Category Archives: Grammar

Puzzles, Patterns, & Repetition: A Grammar-Based Approach to Speaking

My first-born son was a late talker. Children much younger than he were speaking in sentences much longer than his while my husband and I were getting excited when he said “Pop!” as the speech therapist brought out the bubble machine. The parenting journey for late-talking children can be tricky, since sometimes it’s autism and […]

How to Argue

How To Argue

When I worked in public policy many years ago, one of my jobs was to take long policy papers from think tanks and reduce them down to one or two pages for state lawmakers. I also wrote the scripts for a popular radio show called “Point/Counterpoint” on a very large network in which two people […]

Through A Glass Wine-Darkly

Through a Glass Wine-Darkly

Have you heard the one about the color blue? The story goes that the Greeks had no word for the color. In Homer, things traditionally thought of as blue—the sea, the sky—go by gloomy words like “brazen” or “wine-dark.” Trivial as it may seem, this is the fact that launched a thousand speculative ships towards […]

Archaic On Purpose: A Defense Of The King James Bible

Archaic on Purpose

It is an interesting irony that, at a time when so many Christians have abandoned the King James Bible, a prominent atheist should come forth to praise it. In celebration of the four hundredth anniversary of the King James Bible in 2011, the famed unbeliever Christopher Hitchens paid it gushing homage in Vanity Fair magazine, […]

How Grammar Can Save Your Life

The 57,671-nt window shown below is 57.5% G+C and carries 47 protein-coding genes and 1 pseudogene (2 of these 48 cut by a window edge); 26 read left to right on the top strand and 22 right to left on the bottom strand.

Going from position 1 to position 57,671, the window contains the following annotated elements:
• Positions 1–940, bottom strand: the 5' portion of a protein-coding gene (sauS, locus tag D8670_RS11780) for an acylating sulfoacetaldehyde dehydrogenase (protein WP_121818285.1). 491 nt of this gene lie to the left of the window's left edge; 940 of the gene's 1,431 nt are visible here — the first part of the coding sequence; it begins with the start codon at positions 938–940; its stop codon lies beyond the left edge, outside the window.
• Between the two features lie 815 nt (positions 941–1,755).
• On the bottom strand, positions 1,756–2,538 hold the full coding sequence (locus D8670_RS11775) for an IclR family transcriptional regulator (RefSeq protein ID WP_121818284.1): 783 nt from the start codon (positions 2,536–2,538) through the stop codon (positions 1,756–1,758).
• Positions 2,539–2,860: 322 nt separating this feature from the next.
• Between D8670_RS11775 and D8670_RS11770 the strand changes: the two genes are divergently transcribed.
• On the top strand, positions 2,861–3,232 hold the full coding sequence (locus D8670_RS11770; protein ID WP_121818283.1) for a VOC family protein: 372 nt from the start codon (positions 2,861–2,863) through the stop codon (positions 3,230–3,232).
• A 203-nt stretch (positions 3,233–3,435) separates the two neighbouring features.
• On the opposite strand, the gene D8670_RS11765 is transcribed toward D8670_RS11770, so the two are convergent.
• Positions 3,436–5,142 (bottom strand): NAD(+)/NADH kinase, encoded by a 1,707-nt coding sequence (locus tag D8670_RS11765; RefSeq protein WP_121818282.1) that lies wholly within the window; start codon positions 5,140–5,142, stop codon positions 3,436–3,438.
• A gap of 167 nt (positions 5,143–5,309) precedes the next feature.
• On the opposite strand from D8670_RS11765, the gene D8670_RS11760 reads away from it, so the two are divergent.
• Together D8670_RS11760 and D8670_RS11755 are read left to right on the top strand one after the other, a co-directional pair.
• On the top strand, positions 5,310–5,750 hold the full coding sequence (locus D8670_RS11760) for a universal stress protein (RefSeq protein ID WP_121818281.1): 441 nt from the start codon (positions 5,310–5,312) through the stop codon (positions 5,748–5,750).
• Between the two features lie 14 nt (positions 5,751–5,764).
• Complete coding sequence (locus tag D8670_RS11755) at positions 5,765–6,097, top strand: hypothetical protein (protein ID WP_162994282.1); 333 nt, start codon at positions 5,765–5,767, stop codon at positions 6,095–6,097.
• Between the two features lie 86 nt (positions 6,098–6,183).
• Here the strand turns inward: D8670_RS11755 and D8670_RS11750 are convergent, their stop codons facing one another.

I’m not a Latin teacher; I’m a doctor. I didn’t learn Latin growing up, other than maybe the conjugation of amo, but I’m learning it now as I teach my children. I have heard many times about the benefits of Latin—not only how it helps to build vocabulary knowledge, but how it helps you to […]

How to Teach Phonics (And How Not To)

In the Summer 2014 Classical Teacher, I wrote an extensive article exploring the question, “What is the Classical Approach to Phonics?” The contention of that article was that there are two basic approaches to phonics in the classical education world: the traditional method and the Spalding method. The Spalding method is based on the book The Writing Road to Reading (WRTR), […]

How to Conduct a Recitation and Why

Why Recite?  Forget matching, multiple choice, or fill-in the blanks. If you want a child to really know–truly own–a body of information, Recitation is the only way to go. Previously the sole method of testing, Recitation requires mastery of a subject like no other testing mechanism can. With nowhere to hide and no opportunity for […]

The War Against Grammar


I have taught classics at the University of Wisconsin-Milwaukee since 1973. During these years, I have noticed a decline in the verbal skills of my students. It is embodied in the difficulties that they have in reading comprehension and English composition, as well as in the fact that few are capable of studying a foreign language successfully. […]

Why Should Christians Read the Pagan Classics? – Reason 4: Education

Why should christians read the pagan classics?

REASON #4: Education A classical education focuses on the study of the classical languages, Latin and Greek, and on the study of the classical civilization of Greece and Rome.  But why is the word classical reserved only for the languages of the Greeks and Romans and only for their civilization?  What really is so special […]

The Shadow of God


    The REAL Reason Our Educational Elites Don’t Like Grammar In Leo Tolstoy’s great Christian novel Anna Karenina, an after-dinner conversation turns to the subject of which European nation is more civilized—the English, the French, or the German. Karnenin, Anna’s husband, asserts that that civilization is most influential which is the most “truly educated.” […]

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